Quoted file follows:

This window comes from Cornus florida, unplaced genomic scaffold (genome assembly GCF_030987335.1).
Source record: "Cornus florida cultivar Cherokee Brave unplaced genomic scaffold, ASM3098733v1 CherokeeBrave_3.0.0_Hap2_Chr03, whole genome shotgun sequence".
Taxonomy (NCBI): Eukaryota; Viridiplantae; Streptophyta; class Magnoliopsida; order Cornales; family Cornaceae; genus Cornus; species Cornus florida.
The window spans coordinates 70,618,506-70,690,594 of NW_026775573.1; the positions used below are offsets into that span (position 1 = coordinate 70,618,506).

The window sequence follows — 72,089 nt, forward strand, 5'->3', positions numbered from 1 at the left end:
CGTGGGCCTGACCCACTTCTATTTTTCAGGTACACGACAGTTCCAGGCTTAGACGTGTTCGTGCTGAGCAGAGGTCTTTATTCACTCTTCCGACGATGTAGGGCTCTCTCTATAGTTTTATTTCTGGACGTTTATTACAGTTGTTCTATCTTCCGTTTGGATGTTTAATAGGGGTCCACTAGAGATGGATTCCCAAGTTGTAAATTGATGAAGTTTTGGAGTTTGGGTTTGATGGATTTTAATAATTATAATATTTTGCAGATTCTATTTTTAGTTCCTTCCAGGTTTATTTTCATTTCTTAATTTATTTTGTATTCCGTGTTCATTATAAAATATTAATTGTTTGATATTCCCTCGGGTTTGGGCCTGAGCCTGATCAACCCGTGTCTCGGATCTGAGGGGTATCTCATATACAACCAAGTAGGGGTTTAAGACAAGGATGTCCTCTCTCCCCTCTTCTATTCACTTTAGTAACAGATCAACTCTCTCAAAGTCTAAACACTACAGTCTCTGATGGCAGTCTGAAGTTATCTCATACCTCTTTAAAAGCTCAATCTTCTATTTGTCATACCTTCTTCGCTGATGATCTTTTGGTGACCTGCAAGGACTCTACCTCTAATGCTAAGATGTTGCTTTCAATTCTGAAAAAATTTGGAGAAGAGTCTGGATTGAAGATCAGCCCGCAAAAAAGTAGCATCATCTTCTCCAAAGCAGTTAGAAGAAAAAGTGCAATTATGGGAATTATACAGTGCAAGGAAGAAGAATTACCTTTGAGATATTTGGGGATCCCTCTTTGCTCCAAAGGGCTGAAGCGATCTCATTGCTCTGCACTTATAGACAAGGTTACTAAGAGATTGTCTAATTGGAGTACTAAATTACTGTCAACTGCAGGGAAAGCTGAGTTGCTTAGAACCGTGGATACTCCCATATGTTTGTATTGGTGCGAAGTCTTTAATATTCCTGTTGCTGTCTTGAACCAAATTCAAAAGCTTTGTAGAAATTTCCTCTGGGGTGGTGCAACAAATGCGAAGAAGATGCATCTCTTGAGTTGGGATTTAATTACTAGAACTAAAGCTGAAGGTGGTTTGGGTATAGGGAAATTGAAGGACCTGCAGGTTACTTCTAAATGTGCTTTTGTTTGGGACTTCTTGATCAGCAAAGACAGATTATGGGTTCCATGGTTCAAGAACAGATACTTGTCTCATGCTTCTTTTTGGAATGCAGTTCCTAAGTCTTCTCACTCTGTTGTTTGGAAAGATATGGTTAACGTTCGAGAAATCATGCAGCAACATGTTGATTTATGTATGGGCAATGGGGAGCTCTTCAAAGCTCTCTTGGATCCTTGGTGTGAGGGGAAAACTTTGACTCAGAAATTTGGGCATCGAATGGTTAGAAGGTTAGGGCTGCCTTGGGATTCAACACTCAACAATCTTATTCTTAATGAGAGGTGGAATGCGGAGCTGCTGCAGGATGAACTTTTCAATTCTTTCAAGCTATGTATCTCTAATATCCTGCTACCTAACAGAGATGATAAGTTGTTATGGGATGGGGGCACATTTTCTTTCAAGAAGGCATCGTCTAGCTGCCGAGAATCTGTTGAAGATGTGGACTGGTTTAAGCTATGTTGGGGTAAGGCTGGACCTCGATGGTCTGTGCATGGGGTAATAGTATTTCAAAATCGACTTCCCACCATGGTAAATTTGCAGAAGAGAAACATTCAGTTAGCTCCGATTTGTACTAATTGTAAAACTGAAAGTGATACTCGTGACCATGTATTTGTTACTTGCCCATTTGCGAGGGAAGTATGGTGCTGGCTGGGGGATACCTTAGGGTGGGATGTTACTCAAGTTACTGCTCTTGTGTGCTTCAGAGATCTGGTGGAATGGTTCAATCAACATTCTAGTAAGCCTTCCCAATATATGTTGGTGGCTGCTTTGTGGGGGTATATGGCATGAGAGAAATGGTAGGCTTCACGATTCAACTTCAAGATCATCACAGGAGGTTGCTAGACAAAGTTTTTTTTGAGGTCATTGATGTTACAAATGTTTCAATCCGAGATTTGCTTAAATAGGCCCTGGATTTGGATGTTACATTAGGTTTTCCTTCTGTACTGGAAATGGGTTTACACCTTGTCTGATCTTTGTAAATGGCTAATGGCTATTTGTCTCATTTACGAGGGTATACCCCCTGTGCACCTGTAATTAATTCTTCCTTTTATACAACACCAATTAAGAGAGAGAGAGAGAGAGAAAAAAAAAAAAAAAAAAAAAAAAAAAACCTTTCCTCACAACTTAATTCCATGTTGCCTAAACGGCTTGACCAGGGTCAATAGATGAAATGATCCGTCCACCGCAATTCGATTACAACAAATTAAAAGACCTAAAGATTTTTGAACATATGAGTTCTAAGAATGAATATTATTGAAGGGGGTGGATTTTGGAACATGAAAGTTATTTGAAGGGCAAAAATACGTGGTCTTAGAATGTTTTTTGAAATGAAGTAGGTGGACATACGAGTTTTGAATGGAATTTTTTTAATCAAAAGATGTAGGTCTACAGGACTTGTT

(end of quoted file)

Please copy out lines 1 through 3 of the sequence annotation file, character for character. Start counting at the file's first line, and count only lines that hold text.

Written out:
This window comes from Cornus florida, unplaced genomic scaffold (genome assembly GCF_030987335.1).
Source record: "Cornus florida cultivar Cherokee Brave unplaced genomic scaffold, ASM3098733v1 CherokeeBrave_3.0.0_Hap2_Chr03, whole genome shotgun sequence".
Taxonomy (NCBI): Eukaryota; Viridiplantae; Streptophyta; class Magnoliopsida; order Cornales; family Cornaceae; genus Cornus; species Cornus florida.